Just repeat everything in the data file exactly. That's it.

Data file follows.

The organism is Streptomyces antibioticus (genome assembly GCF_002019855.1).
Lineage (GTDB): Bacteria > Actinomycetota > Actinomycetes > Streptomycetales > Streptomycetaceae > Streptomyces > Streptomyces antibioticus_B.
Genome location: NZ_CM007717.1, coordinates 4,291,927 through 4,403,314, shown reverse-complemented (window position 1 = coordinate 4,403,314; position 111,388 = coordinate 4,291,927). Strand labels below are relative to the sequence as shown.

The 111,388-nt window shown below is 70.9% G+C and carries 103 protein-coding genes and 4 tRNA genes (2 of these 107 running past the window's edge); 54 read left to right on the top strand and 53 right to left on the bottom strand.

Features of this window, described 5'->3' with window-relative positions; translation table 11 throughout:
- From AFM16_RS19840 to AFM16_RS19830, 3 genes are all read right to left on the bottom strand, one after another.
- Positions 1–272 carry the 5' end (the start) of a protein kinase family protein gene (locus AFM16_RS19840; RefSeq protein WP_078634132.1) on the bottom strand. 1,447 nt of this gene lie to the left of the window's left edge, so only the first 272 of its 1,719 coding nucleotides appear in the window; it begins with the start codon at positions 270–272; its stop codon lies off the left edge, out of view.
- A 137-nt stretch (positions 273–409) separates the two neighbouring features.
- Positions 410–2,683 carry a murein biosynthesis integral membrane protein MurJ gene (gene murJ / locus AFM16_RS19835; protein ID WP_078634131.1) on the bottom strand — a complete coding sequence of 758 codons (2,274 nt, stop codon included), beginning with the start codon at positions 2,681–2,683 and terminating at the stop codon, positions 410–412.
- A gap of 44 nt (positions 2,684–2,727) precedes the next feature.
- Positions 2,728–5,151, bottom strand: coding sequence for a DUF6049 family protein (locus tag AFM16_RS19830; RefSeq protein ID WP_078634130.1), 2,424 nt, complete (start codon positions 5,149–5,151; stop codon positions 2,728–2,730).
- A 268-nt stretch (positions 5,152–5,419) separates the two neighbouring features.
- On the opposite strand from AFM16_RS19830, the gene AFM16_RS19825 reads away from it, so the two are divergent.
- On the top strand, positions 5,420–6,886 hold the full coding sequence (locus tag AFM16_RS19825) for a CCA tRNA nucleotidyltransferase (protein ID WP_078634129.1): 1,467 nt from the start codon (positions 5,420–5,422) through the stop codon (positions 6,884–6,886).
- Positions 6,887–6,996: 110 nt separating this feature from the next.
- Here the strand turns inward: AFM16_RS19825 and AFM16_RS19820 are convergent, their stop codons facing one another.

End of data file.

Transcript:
The organism is Streptomyces antibioticus (genome assembly GCF_002019855.1).
Lineage (GTDB): Bacteria > Actinomycetota > Actinomycetes > Streptomycetales > Streptomycetaceae > Streptomyces > Streptomyces antibioticus_B.
Genome location: NZ_CM007717.1, coordinates 4,291,927 through 4,403,314, shown reverse-complemented (window position 1 = coordinate 4,403,314; position 111,388 = coordinate 4,291,927). Strand labels below are relative to the sequence as shown.

The 111,388-nt window shown below is 70.9% G+C and carries 103 protein-coding genes and 4 tRNA genes (2 of these 107 running past the window's edge); 54 read left to right on the top strand and 53 right to left on the bottom strand.

Features of this window, described 5'->3' with window-relative positions; translation table 11 throughout:
- From AFM16_RS19840 to AFM16_RS19830, 3 genes are all read right to left on the bottom strand, one after another.
- Positions 1–272 carry the 5' end (the start) of a protein kinase family protein gene (locus AFM16_RS19840; RefSeq protein WP_078634132.1) on the bottom strand. 1,447 nt of this gene lie to the left of the window's left edge, so only the first 272 of its 1,719 coding nucleotides appear in the window; it begins with the start codon at positions 270–272; its stop codon lies off the left edge, out of view.
- A 137-nt stretch (positions 273–409) separates the two neighbouring features.
- Positions 410–2,683 carry a murein biosynthesis integral membrane protein MurJ gene (gene murJ / locus AFM16_RS19835; protein ID WP_078634131.1) on the bottom strand — a complete coding sequence of 758 codons (2,274 nt, stop codon included), beginning with the start codon at positions 2,681–2,683 and terminating at the stop codon, positions 410–412.
- A gap of 44 nt (positions 2,684–2,727) precedes the next feature.
- Positions 2,728–5,151, bottom strand: coding sequence for a DUF6049 family protein (locus tag AFM16_RS19830; RefSeq protein ID WP_078634130.1), 2,424 nt, complete (start codon positions 5,149–5,151; stop codon positions 2,728–2,730).
- A 268-nt stretch (positions 5,152–5,419) separates the two neighbouring features.
- On the opposite strand from AFM16_RS19830, the gene AFM16_RS19825 reads away from it, so the two are divergent.
- On the top strand, positions 5,420–6,886 hold the full coding sequence (locus tag AFM16_RS19825) for a CCA tRNA nucleotidyltransferase (protein ID WP_078634129.1): 1,467 nt from the start codon (positions 5,420–5,422) through the stop codon (positions 6,884–6,886).
- Positions 6,887–6,996: 110 nt separating this feature from the next.
- Here the strand turns inward: AFM16_RS19825 and AFM16_RS19820 are convergent, their stop codons facing one another.